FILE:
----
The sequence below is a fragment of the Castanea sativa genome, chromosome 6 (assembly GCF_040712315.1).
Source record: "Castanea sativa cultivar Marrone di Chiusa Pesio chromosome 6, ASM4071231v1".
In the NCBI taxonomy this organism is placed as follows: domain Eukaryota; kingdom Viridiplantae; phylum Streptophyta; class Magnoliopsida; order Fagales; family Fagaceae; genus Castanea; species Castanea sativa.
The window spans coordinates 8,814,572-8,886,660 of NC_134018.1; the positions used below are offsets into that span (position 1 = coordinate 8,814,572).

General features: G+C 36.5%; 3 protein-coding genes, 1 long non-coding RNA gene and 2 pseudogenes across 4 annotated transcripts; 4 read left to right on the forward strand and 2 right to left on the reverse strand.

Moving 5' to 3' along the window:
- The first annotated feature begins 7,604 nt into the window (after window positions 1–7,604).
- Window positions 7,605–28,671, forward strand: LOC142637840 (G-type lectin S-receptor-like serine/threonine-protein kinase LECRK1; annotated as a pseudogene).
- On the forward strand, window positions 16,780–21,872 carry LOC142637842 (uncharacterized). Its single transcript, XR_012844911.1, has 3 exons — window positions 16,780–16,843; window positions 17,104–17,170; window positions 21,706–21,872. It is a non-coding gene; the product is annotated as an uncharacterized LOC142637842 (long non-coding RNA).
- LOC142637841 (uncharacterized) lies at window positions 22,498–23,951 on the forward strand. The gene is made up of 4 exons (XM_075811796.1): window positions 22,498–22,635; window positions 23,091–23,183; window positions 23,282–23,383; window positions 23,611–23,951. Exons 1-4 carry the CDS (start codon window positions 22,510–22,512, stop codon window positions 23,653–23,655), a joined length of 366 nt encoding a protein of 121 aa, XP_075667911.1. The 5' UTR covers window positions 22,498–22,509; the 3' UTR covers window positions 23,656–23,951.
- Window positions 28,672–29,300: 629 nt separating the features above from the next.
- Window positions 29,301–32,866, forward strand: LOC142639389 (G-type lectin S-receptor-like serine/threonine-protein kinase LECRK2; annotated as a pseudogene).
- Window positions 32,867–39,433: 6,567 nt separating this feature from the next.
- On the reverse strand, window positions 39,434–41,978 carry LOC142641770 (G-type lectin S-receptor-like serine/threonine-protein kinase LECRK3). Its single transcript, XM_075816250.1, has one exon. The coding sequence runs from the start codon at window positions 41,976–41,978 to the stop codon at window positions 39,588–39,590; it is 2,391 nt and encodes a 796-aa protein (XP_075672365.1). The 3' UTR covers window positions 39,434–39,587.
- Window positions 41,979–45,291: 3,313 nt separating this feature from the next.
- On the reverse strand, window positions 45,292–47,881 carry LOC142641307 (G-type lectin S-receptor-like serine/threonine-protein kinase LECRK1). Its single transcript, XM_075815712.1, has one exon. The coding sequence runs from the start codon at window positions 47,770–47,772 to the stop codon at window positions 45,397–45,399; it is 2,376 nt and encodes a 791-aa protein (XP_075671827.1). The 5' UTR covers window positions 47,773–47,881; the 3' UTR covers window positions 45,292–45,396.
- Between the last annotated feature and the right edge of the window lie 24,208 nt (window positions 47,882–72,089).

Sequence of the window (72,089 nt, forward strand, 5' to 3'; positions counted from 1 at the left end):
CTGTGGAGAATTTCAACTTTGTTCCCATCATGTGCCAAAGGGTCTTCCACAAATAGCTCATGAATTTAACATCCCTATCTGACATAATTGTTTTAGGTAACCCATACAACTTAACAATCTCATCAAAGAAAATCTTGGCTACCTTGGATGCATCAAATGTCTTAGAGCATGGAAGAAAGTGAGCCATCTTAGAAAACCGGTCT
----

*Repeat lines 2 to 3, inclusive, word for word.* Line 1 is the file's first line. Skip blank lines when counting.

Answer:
Source record: "Castanea sativa cultivar Marrone di Chiusa Pesio chromosome 6, ASM4071231v1".
In the NCBI taxonomy this organism is placed as follows: domain Eukaryota; kingdom Viridiplantae; phylum Streptophyta; class Magnoliopsida; order Fagales; family Fagaceae; genus Castanea; species Castanea sativa.